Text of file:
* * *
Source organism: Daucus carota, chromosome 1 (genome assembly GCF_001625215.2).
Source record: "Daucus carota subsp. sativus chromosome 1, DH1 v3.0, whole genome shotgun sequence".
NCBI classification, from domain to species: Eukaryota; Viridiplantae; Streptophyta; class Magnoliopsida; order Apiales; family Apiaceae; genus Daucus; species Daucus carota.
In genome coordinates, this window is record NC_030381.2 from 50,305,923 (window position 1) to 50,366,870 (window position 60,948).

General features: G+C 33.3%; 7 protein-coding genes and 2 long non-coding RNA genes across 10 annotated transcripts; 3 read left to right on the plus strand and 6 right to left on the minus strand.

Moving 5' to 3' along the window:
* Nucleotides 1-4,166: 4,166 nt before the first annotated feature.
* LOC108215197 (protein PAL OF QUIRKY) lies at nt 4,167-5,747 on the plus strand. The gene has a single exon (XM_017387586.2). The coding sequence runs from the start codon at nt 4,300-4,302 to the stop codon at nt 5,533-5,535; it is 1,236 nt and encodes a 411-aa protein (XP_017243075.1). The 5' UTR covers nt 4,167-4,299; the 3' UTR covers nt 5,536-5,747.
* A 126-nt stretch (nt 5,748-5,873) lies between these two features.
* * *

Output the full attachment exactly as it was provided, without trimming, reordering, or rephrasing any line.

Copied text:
Source organism: Daucus carota, chromosome 1 (genome assembly GCF_001625215.2).
Source record: "Daucus carota subsp. sativus chromosome 1, DH1 v3.0, whole genome shotgun sequence".
NCBI classification, from domain to species: Eukaryota; Viridiplantae; Streptophyta; class Magnoliopsida; order Apiales; family Apiaceae; genus Daucus; species Daucus carota.
In genome coordinates, this window is record NC_030381.2 from 50,305,923 (window position 1) to 50,366,870 (window position 60,948).

General features: G+C 33.3%; 7 protein-coding genes and 2 long non-coding RNA genes across 10 annotated transcripts; 3 read left to right on the plus strand and 6 right to left on the minus strand.

Moving 5' to 3' along the window:
* Nucleotides 1-4,166: 4,166 nt before the first annotated feature.
* LOC108215197 (protein PAL OF QUIRKY) lies at nt 4,167-5,747 on the plus strand. The gene has a single exon (XM_017387586.2). The coding sequence runs from the start codon at nt 4,300-4,302 to the stop codon at nt 5,533-5,535; it is 1,236 nt and encodes a 411-aa protein (XP_017243075.1). The 5' UTR covers nt 4,167-4,299; the 3' UTR covers nt 5,536-5,747.
* A 126-nt stretch (nt 5,748-5,873) lies between these two features.